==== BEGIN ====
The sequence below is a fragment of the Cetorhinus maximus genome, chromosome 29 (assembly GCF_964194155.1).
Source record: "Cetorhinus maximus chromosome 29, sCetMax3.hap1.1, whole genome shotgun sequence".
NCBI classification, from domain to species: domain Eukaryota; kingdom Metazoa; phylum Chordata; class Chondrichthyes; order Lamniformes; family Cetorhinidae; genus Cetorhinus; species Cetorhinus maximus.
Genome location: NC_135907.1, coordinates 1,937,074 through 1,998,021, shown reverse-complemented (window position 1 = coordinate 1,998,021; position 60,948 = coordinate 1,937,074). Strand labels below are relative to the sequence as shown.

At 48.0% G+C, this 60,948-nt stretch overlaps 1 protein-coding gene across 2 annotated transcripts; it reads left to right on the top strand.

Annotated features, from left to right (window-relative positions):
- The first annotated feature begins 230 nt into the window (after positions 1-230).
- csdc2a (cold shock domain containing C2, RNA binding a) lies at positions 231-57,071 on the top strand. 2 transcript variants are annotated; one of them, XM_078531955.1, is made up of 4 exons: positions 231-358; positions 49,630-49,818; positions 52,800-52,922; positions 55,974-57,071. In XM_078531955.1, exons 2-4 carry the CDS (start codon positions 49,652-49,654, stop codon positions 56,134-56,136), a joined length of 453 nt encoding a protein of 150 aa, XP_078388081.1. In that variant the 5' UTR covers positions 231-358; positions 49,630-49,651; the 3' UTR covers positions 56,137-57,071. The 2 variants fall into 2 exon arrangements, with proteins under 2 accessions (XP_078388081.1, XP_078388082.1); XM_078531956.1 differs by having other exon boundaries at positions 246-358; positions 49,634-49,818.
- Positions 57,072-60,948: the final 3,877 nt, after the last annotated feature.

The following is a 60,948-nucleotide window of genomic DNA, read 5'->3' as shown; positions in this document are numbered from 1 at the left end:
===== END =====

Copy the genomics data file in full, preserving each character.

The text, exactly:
The sequence below is a fragment of the Cetorhinus maximus genome, chromosome 29 (assembly GCF_964194155.1).
Source record: "Cetorhinus maximus chromosome 29, sCetMax3.hap1.1, whole genome shotgun sequence".
NCBI classification, from domain to species: domain Eukaryota; kingdom Metazoa; phylum Chordata; class Chondrichthyes; order Lamniformes; family Cetorhinidae; genus Cetorhinus; species Cetorhinus maximus.
Genome location: NC_135907.1, coordinates 1,937,074 through 1,998,021, shown reverse-complemented (window position 1 = coordinate 1,998,021; position 60,948 = coordinate 1,937,074). Strand labels below are relative to the sequence as shown.

At 48.0% G+C, this 60,948-nt stretch overlaps 1 protein-coding gene across 2 annotated transcripts; it reads left to right on the top strand.

Annotated features, from left to right (window-relative positions):
- The first annotated feature begins 230 nt into the window (after positions 1-230).
- csdc2a (cold shock domain containing C2, RNA binding a) lies at positions 231-57,071 on the top strand. 2 transcript variants are annotated; one of them, XM_078531955.1, is made up of 4 exons: positions 231-358; positions 49,630-49,818; positions 52,800-52,922; positions 55,974-57,071. In XM_078531955.1, exons 2-4 carry the CDS (start codon positions 49,652-49,654, stop codon positions 56,134-56,136), a joined length of 453 nt encoding a protein of 150 aa, XP_078388081.1. In that variant the 5' UTR covers positions 231-358; positions 49,630-49,651; the 3' UTR covers positions 56,137-57,071. The 2 variants fall into 2 exon arrangements, with proteins under 2 accessions (XP_078388081.1, XP_078388082.1); XM_078531956.1 differs by having other exon boundaries at positions 246-358; positions 49,634-49,818.
- Positions 57,072-60,948: the final 3,877 nt, after the last annotated feature.

The following is a 60,948-nucleotide window of genomic DNA, read 5'->3' as shown; positions in this document are numbered from 1 at the left end: